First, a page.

Kristine Best: Resiliency and Hard Work Leads to First Games
Kristine Best has known she belonged amongst the elite athletes in the world and for six straight years she came up short of proving that to everyone else. But in six days she will finally get that chance to showcase her fitness as she is one of 30 women that will compete in the online stage of the 2020 CrossFit Games on Sept. 18-19.
Remind me: At 30 years of age, Best is the oldest of the Games rookies and also one of the most experienced. She appeared in five-straight Regionals from 2014-2018 competing as an individual in four of them. At the 2017 East Regionals the former NCAA women’s basketball player from Marist College just missed out on a Game’s berth when she placed sixth in a tough field that included Katrin Davidsdottir, Carol-Ann Reason-Thibault and Kari Pearce, all athletes she will be competing against once again for an invite to Aromas, CA.
In 2019, Best appeared to have her first Games invitation in hand after she placed 13th unofficially in the Open. However she was later hit with a major penalty on her 19.1 workout. She dropped to 174th worldwide.
She has competed in two Sanctionals as an individual the last two seasons. During the 2019 season she placed ninth at the 2019 Mid-Atlantic CrossFit Challenge. This season she placed ninth at Wodapalooza in a star-studded field, finishing ahead of Games veterans Emily Rolfe, Colleen Fotsch, Jessica Griffith, Katelin Van Zyl, Paige Semenza and Thuri Helgadottir.
Enter 2020: Not to be deterred by her 2019 season, Best earned her ticket to the Games by finishing 19th in the Open but not without some drama. Those penalties that cost her in the 2019 Open once again reared their ugly head as she received penalties in both 20.1 and 20.2. Fortunately for her they were just false starts and she was assessed just a five-second penalty for each workout. Her hard work and determination finally paid off.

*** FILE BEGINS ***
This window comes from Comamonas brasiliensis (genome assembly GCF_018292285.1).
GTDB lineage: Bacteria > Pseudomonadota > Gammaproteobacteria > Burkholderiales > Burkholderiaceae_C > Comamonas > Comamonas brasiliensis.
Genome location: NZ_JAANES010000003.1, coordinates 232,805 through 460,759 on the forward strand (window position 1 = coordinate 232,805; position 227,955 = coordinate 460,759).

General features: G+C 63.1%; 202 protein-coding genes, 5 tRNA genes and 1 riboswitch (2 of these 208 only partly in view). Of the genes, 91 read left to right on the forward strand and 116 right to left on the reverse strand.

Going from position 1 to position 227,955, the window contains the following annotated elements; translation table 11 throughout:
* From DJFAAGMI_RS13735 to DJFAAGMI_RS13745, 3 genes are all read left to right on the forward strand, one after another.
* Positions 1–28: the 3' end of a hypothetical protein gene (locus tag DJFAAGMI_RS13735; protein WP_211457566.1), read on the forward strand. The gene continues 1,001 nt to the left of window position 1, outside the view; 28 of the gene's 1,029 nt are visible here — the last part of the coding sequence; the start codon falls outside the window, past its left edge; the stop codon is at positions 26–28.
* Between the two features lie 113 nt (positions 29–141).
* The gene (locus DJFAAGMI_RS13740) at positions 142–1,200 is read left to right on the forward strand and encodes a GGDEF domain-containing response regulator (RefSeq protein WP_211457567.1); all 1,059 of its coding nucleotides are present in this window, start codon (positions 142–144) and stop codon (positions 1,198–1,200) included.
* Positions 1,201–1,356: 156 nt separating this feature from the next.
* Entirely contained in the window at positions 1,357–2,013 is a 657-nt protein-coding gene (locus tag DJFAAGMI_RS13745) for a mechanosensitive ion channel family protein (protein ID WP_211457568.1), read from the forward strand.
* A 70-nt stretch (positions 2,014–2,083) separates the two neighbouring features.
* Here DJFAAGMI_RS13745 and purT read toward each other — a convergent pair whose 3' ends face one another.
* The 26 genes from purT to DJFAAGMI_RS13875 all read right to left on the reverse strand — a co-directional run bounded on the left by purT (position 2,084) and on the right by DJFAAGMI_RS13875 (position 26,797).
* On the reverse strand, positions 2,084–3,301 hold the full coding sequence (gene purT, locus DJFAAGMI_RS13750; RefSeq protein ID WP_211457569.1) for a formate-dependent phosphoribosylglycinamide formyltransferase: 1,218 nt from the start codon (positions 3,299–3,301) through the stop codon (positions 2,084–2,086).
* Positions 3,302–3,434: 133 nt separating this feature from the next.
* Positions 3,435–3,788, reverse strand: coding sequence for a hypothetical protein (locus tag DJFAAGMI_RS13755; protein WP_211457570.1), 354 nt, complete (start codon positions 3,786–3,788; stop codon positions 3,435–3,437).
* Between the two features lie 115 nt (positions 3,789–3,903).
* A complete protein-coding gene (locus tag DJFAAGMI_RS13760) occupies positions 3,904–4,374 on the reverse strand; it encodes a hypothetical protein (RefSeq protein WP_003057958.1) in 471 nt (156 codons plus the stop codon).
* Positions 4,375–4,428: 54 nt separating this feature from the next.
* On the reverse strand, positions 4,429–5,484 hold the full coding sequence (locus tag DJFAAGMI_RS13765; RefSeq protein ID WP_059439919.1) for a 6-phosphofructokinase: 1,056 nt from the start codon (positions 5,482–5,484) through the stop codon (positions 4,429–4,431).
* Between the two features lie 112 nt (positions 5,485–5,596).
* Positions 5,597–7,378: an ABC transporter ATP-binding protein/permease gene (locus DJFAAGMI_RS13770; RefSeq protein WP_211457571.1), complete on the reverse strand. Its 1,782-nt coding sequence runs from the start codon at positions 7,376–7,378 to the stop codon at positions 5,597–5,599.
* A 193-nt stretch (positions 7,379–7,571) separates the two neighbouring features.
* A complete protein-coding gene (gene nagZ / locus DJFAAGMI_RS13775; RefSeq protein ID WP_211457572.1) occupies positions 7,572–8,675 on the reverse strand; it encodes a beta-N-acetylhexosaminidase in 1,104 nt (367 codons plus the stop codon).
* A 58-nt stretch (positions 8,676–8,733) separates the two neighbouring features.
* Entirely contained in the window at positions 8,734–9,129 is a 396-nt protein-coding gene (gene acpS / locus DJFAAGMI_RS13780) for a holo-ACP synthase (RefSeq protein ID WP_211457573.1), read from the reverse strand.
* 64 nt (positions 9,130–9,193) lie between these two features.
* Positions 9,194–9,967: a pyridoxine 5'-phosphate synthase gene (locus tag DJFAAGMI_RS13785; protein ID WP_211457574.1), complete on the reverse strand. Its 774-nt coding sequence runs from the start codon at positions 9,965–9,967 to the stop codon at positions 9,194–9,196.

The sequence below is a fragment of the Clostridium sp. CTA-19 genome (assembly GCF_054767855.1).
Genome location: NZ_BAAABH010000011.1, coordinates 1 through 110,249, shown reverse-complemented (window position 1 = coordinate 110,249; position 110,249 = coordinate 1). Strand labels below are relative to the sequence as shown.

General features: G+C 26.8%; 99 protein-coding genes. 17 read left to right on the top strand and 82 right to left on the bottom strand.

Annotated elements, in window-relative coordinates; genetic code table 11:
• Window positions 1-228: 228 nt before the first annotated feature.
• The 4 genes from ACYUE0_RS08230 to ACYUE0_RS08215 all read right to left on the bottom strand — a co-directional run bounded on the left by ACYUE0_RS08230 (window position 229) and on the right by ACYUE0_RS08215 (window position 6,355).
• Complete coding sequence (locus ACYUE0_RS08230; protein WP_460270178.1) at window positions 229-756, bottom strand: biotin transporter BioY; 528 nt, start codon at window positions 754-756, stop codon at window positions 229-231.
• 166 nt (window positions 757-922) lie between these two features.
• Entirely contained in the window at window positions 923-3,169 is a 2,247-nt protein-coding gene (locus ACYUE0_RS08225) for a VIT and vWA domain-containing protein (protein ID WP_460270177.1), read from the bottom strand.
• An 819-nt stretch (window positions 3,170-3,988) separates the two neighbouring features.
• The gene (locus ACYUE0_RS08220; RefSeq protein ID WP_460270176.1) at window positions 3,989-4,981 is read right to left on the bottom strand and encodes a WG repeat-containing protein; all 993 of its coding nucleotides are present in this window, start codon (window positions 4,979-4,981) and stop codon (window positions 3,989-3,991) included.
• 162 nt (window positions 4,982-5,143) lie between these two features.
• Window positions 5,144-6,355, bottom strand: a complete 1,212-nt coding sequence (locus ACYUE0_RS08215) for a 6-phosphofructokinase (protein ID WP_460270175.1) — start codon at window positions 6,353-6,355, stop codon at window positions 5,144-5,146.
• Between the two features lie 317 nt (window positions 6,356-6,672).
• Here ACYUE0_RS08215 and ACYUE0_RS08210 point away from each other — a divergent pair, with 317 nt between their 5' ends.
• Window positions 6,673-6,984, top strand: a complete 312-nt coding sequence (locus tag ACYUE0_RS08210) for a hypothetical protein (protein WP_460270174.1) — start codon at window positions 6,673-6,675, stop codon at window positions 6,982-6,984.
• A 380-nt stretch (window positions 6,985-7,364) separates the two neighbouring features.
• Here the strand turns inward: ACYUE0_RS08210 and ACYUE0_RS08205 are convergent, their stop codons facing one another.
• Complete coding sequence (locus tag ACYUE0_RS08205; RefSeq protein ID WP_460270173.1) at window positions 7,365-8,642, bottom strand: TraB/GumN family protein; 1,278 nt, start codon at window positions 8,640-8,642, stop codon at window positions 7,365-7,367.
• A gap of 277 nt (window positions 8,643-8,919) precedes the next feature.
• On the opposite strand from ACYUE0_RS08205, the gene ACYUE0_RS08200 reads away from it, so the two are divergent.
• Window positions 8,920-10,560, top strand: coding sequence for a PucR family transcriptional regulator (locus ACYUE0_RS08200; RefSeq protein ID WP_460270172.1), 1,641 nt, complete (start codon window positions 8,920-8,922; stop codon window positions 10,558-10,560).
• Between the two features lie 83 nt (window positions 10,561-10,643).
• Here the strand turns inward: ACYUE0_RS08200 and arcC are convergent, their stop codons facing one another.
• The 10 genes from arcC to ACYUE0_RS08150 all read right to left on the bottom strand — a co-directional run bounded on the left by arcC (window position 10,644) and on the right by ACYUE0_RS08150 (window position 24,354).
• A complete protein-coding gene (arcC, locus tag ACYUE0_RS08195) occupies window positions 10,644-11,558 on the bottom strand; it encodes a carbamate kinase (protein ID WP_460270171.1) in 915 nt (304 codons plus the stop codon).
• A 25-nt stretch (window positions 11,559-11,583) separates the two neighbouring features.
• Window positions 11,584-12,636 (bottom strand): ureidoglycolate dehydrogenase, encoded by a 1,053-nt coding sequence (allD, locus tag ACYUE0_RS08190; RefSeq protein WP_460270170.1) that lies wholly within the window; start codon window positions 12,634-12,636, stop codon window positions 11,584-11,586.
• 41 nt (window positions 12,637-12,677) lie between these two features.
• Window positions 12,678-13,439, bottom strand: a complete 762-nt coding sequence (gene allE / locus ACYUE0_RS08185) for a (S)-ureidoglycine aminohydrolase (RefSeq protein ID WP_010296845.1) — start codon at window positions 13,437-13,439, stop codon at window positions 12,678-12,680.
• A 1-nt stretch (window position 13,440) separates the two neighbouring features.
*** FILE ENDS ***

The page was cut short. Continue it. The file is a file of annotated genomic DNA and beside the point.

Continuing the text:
- “This year was a chance for me to prove to myself that I belonged amongst the best in the world,” said Best. “It was time for me to make my dream a reality and only I had the power to make that happen. Over the years I feel like I’ve become more resilient and faced much adversity to get me to where I am today. I am extremely thankful for those experiences because they led me to where I’m supposed to be at this very moment.”
Path to the “Live Five”: Like all the athletes in the field, her training and preparation has been at the mercy of the COVID-19 pandemic. However, unlike many of her fellow Games competitors, Best has a full-time job to balance on top of her training. As a third grade special education teacher she has also had to adapt to the many changes the pandemic has caused in her preparation of teaching.
- “Many changes with work and also with CrossFit but just adjusting to the new norm as best as possible,” she said.
Best is an athlete that thrives in workouts that require high work capacity. Couplets and triplets that include burpees, rowing, gymnastics or traditional movements tend to be her wheelhouse workouts; a perfect example of this was during the “Down-Up” workout at Wodapalooza. That workout consisted of deadlifts at 225 LBS and bar-facing burpees with a rep scheme of 12-9-6-9-12. She finished second just three seconds behind Tia-Clair Toomey in that event.
Her highest event finish in this year’s Open followed a similar pattern. She placed fourth in 20.3 which included deadlifts, handstand push-ups and walks. Her next best finish in the Open was in 20.1 where she placed 15th, finishing her ten rounds of eight ground-to-overhead and ten bar-facing burpees in 8:44.
She runs into trouble with workouts that require heavy snatches, strict gymnastics movements, legless rope climbs and single-arm overhead movements. During the 2017 Regionals, the event that cost her a Games invitation was the third workout which required performing dumbbell overhead walking lunges twice at 100-feet and with double unders, heavy wall balls and ten rope climbs between those sets.
Rope climbs gave her fits during the “Pump Sesh” triplet at Wodapalooza. She placed 20th, her worst finish of the weekend, in the workout that required the athletes to finish three rounds of one legless rope climb, 15 dumbbell bench presses and nine dumbbell thrusters.
One of the smaller athletes in the field, standing at 5’2”, she also struggles with odd object workouts and rowing longer distances.
Benchmark 1RM Lifts
- Back Squat = 320 LBs
- Front Squat = 290 LBs
- Clean = 260 LBs
- Clean and Jerk = 230 LBs
- Snatch = 176 LBs
- Overhead Squat = 215 LBs
- Deadlift = 385 LBs